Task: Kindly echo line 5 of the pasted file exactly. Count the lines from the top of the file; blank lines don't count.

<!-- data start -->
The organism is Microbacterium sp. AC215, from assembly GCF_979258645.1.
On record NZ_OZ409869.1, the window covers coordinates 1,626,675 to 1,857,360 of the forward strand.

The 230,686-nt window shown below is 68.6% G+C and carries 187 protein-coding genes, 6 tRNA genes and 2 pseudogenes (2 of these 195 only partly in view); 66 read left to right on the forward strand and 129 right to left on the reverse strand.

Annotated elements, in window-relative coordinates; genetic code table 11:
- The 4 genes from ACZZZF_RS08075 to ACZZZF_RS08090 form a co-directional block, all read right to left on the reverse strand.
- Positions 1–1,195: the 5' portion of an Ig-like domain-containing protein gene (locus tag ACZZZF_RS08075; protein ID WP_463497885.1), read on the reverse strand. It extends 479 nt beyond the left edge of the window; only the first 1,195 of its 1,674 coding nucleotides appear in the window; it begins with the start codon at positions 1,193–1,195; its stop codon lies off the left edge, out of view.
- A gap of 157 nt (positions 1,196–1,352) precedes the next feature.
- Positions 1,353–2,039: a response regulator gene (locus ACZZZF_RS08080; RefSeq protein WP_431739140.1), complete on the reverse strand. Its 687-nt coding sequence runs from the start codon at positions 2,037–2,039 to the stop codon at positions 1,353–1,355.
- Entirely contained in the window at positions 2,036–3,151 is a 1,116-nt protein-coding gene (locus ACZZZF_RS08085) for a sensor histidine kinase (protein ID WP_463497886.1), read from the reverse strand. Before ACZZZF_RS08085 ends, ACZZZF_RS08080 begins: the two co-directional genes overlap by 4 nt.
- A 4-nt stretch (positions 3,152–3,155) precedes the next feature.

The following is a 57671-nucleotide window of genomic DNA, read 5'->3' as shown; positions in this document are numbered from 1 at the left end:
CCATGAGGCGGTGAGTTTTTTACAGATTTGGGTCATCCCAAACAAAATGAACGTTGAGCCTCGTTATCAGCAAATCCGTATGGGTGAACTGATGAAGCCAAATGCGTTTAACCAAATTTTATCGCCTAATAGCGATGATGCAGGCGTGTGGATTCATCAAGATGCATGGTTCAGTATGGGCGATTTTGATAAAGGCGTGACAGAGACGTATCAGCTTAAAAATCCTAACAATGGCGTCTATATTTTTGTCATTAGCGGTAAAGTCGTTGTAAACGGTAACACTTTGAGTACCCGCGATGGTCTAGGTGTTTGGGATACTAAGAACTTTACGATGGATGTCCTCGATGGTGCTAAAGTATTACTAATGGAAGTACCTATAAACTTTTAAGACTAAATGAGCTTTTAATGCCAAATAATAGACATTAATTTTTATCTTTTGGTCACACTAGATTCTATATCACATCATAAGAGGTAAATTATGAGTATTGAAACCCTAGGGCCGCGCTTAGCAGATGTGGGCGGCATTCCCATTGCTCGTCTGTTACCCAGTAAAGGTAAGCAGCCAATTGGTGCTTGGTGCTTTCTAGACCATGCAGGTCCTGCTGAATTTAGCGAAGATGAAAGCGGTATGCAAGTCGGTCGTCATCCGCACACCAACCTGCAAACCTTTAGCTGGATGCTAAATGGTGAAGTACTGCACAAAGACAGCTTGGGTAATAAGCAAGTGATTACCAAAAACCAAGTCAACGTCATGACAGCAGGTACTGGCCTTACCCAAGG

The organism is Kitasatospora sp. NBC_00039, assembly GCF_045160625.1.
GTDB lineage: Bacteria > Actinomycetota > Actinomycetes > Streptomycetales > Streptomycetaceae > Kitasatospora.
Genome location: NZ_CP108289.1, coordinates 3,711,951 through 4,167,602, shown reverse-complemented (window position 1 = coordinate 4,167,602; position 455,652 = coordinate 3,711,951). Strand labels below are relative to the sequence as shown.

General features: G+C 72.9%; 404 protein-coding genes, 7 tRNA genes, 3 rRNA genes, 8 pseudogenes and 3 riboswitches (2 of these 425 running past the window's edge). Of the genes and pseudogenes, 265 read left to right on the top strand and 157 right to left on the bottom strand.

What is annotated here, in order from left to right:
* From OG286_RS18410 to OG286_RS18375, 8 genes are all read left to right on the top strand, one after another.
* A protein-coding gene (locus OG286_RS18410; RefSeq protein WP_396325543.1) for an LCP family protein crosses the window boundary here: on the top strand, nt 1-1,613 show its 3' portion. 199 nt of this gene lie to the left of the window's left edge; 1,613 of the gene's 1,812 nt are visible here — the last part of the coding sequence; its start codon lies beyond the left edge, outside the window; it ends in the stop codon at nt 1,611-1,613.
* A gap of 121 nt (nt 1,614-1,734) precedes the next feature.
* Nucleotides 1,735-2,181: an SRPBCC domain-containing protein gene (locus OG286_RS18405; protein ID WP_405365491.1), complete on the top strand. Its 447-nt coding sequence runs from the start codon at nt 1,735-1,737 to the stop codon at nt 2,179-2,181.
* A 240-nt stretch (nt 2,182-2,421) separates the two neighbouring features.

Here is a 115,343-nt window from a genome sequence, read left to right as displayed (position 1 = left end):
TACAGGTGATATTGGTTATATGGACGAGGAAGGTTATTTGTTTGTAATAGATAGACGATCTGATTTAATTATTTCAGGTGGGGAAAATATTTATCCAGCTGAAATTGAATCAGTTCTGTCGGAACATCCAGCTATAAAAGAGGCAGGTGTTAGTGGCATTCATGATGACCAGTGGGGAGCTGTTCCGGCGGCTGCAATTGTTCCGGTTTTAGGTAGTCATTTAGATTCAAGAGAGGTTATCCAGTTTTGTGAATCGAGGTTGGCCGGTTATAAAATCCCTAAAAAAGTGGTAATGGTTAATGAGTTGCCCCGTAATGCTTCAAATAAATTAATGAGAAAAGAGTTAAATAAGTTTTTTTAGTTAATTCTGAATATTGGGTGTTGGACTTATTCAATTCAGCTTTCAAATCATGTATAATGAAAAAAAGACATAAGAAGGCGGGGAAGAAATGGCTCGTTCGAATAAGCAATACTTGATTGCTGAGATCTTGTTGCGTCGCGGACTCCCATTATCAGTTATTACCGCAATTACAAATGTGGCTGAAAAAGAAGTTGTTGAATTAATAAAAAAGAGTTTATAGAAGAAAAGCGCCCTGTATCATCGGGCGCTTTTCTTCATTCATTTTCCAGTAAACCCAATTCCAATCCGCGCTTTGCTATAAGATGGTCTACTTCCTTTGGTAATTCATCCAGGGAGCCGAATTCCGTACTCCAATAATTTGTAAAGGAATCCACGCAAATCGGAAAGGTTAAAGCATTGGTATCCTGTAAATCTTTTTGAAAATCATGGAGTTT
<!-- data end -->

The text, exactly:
- The 4 genes from ACZZZF_RS08075 to ACZZZF_RS08090 form a co-directional block, all read right to left on the reverse strand.